Friday morning, we woke to news that the United Kingdom narrowly voted in a referendum to leave the European Union. The results, in which 52 percent voted for the UK’s exit — “Brexit” — and 48 percent voted to remain part of the European market and its political institutions, were a blow to many. Most exit polls suggested a narrow win for the “remain” camp, and both major parties in the UK’s parliament, including the Conservatives under Prime Minister David Cameron as well as the economic elite, supported continued EU membership.
Yet history has suggested that the British, which joined midway in 1973 to benefit from the common market, have never been completely integrated, opting to keep their currency and stay outside of the EU’s borderless Schengen area.
Why did a slight majority vote to leave? There were many reasons, some of which have been polemically exploited in the tabloid press: immigration from EU and non-EU citizens and sovereignty concerns about decisions made by “unaccountable bureaucrats in Brussels” topped the list. But there were other reasons as well: the inability to comprehend the admittedly complex institutional functioning of the EU and its tarnished image, resulting from failure to effectively resolve the Euro-crisis, and the security and refugee dilemmas.
But a look at the actual voting pattern makes it clear that the UK itself is quite divided: 66 percent who left school at 16 voted to leave, yet 71 percent with university degrees voted to remain. Other divides were between urban and rural voters, and the young and old: 75 percent of 18- to 24-year-olds voted to stay, whereas 61 percent of people over 65 voted for Brexit. And in Scotland and Ireland, almost two-thirds of voters wanted to remain, which will further distance those regions from the once united kingdom.
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This is a geopolitical earthquake, and while it is hard to project exactly what will happen, there will be major political and economic repercussions. The economic fallout, while incalculable at this point given that we don’t know how long or how deep the markets will tumble together with the loss of jobs and trade relations, will be substantial but, it is hoped, will subside. After all, neither the UK nor EU member states are interested in economic losses.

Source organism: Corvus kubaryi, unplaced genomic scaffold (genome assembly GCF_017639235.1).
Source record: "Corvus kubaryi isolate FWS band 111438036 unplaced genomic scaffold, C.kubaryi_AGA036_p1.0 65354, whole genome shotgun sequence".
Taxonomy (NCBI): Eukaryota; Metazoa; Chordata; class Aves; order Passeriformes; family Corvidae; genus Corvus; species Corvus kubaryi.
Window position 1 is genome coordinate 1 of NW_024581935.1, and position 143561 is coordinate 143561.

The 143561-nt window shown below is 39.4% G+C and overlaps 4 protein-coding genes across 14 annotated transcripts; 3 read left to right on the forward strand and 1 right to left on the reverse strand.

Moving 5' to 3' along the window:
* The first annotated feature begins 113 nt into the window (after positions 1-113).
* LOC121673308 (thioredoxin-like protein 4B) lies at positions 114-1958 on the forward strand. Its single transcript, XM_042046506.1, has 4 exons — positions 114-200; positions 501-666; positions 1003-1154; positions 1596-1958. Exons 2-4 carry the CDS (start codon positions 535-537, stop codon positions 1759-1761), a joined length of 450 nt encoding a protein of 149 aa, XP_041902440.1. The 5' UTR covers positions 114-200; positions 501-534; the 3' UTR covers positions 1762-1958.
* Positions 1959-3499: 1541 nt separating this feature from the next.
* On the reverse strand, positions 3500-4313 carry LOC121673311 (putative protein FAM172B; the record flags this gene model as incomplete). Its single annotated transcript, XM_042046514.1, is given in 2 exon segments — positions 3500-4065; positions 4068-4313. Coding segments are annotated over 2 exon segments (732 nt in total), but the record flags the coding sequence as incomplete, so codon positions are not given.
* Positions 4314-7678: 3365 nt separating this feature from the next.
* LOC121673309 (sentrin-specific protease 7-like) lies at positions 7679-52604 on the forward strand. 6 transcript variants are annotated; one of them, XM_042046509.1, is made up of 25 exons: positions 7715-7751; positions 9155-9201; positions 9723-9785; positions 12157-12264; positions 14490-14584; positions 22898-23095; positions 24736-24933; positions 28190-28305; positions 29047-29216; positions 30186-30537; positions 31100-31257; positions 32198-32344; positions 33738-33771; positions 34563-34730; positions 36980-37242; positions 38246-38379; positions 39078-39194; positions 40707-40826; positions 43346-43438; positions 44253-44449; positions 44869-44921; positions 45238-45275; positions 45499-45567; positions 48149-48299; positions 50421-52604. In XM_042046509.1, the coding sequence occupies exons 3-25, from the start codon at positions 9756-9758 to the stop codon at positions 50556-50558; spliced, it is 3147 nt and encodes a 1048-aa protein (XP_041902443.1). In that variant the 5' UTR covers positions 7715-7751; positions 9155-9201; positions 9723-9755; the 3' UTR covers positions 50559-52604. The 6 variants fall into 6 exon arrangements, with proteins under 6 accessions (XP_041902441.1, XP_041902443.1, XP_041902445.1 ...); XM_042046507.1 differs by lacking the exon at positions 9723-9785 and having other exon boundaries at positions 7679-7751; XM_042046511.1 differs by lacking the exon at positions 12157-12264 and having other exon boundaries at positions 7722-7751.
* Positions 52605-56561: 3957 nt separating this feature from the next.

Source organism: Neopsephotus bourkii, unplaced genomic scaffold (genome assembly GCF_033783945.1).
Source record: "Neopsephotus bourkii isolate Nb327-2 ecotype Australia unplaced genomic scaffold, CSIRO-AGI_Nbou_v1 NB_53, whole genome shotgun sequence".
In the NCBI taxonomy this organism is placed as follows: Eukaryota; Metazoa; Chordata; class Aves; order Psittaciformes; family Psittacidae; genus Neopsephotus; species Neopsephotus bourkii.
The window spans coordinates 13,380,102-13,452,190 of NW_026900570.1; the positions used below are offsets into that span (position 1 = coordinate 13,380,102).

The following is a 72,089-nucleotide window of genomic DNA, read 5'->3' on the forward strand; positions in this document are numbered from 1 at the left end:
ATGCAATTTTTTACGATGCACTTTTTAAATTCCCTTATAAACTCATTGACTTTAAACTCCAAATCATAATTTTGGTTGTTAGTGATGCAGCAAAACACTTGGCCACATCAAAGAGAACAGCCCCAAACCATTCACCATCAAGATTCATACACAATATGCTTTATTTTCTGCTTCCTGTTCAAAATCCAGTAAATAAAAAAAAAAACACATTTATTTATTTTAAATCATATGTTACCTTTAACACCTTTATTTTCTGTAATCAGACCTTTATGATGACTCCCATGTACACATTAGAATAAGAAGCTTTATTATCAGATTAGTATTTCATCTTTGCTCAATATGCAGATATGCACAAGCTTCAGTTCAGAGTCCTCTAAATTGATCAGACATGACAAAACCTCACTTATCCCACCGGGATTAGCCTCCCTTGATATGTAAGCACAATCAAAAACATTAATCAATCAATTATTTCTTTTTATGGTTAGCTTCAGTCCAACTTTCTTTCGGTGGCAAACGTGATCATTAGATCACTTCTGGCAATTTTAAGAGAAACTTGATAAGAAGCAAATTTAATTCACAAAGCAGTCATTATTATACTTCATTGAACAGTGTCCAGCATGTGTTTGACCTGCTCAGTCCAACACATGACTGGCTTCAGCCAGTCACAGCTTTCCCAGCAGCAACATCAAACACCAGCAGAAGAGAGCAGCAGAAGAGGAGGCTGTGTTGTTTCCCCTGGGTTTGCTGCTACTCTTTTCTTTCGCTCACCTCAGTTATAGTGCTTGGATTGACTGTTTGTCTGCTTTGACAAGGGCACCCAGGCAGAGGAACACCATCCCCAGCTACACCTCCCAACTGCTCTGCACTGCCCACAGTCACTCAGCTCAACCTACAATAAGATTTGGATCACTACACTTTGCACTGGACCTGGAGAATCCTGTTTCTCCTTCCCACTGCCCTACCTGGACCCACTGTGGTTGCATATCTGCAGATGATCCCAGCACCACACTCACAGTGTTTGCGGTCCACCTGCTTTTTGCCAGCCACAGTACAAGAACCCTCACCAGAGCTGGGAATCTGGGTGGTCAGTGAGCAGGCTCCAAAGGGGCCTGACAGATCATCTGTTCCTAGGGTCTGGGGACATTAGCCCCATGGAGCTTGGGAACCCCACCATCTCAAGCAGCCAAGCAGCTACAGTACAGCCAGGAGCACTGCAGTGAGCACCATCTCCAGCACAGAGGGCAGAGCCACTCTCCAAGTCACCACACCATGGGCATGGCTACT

The political costs, however, will reverberate longer and could weigh heavily on Europe and the United States. Prime Minister David Cameron resigned and will step down, leaving the UK’s renegotiation with the continent to a new leader. For Britain, this also means that we can expect more referenda in Scotland and in Northern Ireland to leave the UK and possibly join the EU on their own.
The EU itself will have to react quickly to contain the economic and political damage by negotiating a new relationship with the UK, in particular with regards to trade and finance.
But the remaining 27 members may also treat the UK harshly to ward off other looming renegotiation claims by Eurosceptics across the continent, evidenced by calls for further referenda on EU membership by French, Danish, Dutch and Italian far-right politicians.
It inevitably will also give more power to an already dominant Germany. Optimists believe that getting rid of the EU’s “reluctant Europeans” actually will make the Union stronger by creating a more cohesive bloc in terms of security and social policy.
Last, Brexit foreshadows a global rise of populists, an expression of insecurity created by the pressures of globalization, reflected in the quote by an EU analyst that, “We live in Trumpy times.”
It also puts into question transatlantic coordination and joint economic projects, such as the U.S.-EU Transatlantic Trade Investment Partnership. While the UK remains a NATO member, the United States has lost an important EU ally and the Europeans a powerful member state. This unilateral divorce will cost all parties involved.
Markus Thiel is associate professor of politics and international relations at Florida International University. He is also director of the European and Eurasian studies program.